## Levels and dynamics of estimated glomerular filtration rate and recurrent vascular events and death in patients with minor stroke or transient ischemic attack

Please always quote using this URN: urn:nbn:de:bvb:20-opus-287271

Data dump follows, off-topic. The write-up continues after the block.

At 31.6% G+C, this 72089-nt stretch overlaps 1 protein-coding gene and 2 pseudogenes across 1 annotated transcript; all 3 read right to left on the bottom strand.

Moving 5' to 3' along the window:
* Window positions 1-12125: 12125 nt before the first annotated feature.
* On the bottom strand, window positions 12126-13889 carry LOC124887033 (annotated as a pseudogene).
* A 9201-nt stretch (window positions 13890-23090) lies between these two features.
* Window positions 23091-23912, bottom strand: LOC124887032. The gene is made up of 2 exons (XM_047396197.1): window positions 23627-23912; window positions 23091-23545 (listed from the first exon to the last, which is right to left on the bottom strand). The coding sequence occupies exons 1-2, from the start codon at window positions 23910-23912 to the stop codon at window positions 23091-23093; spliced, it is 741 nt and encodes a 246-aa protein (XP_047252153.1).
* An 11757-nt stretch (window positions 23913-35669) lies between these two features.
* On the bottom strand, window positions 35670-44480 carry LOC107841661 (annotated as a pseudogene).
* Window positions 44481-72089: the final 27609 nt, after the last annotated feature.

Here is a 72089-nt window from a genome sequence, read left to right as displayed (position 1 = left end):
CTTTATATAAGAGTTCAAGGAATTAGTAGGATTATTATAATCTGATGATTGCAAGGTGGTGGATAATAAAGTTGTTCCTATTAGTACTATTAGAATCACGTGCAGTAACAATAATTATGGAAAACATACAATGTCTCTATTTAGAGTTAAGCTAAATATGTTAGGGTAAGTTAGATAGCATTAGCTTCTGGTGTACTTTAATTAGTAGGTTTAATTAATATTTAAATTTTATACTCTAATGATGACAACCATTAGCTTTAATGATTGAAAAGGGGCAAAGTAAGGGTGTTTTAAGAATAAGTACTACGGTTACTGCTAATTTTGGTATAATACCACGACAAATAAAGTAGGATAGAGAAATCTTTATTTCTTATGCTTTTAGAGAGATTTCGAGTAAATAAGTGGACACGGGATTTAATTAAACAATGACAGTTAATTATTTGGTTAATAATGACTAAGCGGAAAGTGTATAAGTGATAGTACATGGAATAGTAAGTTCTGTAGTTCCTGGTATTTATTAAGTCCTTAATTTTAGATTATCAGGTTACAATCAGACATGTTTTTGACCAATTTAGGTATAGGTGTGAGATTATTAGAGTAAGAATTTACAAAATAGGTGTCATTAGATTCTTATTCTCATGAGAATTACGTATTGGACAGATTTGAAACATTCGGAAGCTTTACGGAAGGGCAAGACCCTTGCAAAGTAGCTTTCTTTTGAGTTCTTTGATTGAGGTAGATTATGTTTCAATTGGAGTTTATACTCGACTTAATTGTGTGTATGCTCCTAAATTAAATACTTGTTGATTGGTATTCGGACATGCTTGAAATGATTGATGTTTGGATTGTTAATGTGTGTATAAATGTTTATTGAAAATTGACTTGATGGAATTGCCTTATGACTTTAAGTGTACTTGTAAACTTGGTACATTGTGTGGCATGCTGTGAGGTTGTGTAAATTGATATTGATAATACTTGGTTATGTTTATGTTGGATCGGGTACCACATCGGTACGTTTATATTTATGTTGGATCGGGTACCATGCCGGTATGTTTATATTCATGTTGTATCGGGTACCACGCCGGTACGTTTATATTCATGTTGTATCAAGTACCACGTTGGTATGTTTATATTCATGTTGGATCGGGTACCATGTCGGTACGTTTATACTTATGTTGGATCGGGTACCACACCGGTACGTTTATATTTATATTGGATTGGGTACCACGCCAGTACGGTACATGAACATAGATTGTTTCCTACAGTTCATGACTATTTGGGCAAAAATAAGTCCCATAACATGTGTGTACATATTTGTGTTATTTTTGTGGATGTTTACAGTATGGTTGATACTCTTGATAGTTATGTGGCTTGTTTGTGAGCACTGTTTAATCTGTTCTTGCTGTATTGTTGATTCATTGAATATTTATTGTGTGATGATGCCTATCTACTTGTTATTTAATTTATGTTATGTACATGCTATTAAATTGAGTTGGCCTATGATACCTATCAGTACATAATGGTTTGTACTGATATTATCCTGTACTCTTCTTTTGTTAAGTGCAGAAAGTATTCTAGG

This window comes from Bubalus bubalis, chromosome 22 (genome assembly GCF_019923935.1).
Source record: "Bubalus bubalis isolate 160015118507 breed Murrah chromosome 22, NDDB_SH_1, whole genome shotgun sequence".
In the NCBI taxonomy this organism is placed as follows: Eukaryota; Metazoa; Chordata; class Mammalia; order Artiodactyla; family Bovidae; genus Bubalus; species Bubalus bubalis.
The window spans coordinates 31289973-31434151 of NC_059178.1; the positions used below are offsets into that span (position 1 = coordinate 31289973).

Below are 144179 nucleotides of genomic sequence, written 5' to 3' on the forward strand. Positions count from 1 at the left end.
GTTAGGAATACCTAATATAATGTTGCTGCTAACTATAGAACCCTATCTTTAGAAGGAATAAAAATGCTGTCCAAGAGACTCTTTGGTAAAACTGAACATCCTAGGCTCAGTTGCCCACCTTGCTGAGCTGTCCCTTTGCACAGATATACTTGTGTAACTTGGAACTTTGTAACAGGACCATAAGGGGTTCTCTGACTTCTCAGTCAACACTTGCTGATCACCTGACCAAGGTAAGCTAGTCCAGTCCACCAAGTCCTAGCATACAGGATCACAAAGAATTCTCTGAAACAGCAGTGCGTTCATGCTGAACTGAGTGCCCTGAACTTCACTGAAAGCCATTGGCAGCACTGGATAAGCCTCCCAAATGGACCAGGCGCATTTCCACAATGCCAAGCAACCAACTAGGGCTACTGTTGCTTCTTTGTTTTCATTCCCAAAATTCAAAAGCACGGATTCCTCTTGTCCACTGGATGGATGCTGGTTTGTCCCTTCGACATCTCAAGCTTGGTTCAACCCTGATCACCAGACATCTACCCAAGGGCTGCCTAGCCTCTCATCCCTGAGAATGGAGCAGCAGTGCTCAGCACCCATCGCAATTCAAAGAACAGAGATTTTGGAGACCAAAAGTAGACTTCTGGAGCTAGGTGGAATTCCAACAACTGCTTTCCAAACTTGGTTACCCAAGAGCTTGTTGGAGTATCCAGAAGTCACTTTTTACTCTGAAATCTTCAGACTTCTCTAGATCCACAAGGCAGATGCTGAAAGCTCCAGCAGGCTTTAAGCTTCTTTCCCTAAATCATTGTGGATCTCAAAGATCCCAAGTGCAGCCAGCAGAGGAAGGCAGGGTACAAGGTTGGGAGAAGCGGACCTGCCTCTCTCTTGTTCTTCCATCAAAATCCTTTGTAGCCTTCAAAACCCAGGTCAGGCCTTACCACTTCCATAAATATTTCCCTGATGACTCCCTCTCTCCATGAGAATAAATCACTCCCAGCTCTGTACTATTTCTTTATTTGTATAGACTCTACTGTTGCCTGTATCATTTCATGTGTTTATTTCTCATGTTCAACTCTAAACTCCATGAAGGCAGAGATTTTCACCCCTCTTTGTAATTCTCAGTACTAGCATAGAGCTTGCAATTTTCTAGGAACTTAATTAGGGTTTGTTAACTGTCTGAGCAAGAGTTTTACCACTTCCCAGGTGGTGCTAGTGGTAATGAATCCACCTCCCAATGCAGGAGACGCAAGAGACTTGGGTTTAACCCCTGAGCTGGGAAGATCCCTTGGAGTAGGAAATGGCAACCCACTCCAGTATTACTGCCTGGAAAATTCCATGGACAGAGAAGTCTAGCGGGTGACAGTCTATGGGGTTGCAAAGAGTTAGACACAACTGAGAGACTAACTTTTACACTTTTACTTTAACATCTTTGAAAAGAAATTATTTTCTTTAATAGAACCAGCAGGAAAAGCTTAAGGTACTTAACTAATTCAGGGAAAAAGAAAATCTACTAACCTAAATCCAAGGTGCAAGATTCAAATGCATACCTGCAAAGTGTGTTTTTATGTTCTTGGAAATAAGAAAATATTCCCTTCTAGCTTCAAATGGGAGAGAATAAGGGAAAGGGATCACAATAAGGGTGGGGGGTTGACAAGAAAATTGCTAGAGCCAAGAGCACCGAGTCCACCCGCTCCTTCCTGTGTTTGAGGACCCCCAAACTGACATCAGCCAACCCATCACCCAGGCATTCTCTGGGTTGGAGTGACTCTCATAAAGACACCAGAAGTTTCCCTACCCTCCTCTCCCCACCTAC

• Background and purpose Impaired kidney function is associated with an increased risk of vascular events in acute stroke patients, when assessed by single measurements of estimated glomerular filtration rate (eGFR). It is unknown whether repeated measurements provide additional information for risk prediction. Methods The MonDAFIS (Systematic Monitoring for Detection of Atrial Fibrillation in Patients with Acute Ischemic Stroke) study randomly assigned 3465 acute ischemic stroke patients to either standard procedures or an additive HolterBackground and purpose Impaired kidney function is associated with an increased risk of vascular events in acute stroke patients, when assessed by single measurements of estimated glomerular filtration rate (eGFR). It is unknown whether repeated measurements provide additional information for risk prediction. Methods The MonDAFIS (Systematic Monitoring for Detection of Atrial Fibrillation in Patients with Acute Ischemic Stroke) study randomly assigned 3465 acute ischemic stroke patients to either standard procedures or an additive Holter electrocardiogram. Baseline eGFR (CKD‐EPI formula) were dichotomized into values of < versus ≥60 ml/min/1.73 m$$^{2}$$. eGFR dynamics were classified based on two in‐hospital values as “stable normal” (≥60 ml/min/1.73 m$$^{2}$$), “increasing” (by at least 15% from baseline, second value ≥ 60 ml/min/1.73 m$$^{2}$$), “decreasing” (by at least 15% from baseline of ≥60 ml/min/1.73 m$$^{2}$$), and “stable decreased” (<60 ml/min/1.73 m$$^{2}$$). The composite endpoint (stroke, major bleeding, myocardial infarction, all‐cause death) was assessed after 24 months. We estimated hazard ratios in confounder‐adjusted models. Results Estimated glomerular filtration rate at baseline was available in 2947 and a second value in 1623 patients. After adjusting for age, stroke severity, cardiovascular risk factors, and randomization, eGFR < 60 ml/min/1.73 m$$^{2}$$ at baseline (hazard ratio [HR] = 2.2, 95% confidence interval [CI] = 1.40–3.54) as well as decreasing (HR = 1.79, 95% CI = 1.07–2.99) and stable decreased eGFR (HR = 1.64, 95% CI = 1.20–2.24) were independently associated with the composite endpoint. In addition, eGFR < 60 ml/min/1.732 at baseline (HR = 3.02, 95% CI = 1.51–6.10) and decreasing eGFR were associated with all‐cause death (HR = 3.12, 95% CI = 1.63–5.98). Conclusions In addition to patients with low eGFR levels at baseline, also those with decreasing eGFR have increased risk for vascular events and death; hence, repeated estimates of eGFR might add relevant information to risk prediction.